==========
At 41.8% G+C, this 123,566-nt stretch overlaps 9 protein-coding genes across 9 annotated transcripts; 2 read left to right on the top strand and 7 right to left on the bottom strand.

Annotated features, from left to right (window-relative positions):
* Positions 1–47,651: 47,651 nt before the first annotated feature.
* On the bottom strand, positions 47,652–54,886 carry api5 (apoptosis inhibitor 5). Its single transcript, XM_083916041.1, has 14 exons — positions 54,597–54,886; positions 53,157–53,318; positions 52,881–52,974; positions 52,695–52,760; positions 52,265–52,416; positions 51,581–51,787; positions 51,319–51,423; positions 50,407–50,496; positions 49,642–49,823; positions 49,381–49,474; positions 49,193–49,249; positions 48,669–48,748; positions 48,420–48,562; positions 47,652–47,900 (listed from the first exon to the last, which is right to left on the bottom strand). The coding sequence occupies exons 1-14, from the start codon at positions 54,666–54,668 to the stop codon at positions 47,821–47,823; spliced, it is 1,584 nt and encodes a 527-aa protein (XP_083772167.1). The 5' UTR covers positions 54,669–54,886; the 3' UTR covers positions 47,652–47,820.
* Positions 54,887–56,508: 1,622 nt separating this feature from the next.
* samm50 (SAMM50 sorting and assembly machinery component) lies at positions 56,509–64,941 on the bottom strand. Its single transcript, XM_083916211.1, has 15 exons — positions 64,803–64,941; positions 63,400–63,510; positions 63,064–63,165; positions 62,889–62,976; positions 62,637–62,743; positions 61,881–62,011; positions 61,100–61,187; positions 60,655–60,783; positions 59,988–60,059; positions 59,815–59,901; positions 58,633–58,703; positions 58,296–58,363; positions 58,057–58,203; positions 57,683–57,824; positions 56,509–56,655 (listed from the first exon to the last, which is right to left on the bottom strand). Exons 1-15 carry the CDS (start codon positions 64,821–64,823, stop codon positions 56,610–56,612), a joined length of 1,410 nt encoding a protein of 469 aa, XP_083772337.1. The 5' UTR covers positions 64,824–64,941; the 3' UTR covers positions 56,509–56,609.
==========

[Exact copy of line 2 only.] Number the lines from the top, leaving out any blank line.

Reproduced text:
Annotated features, from left to right (window-relative positions):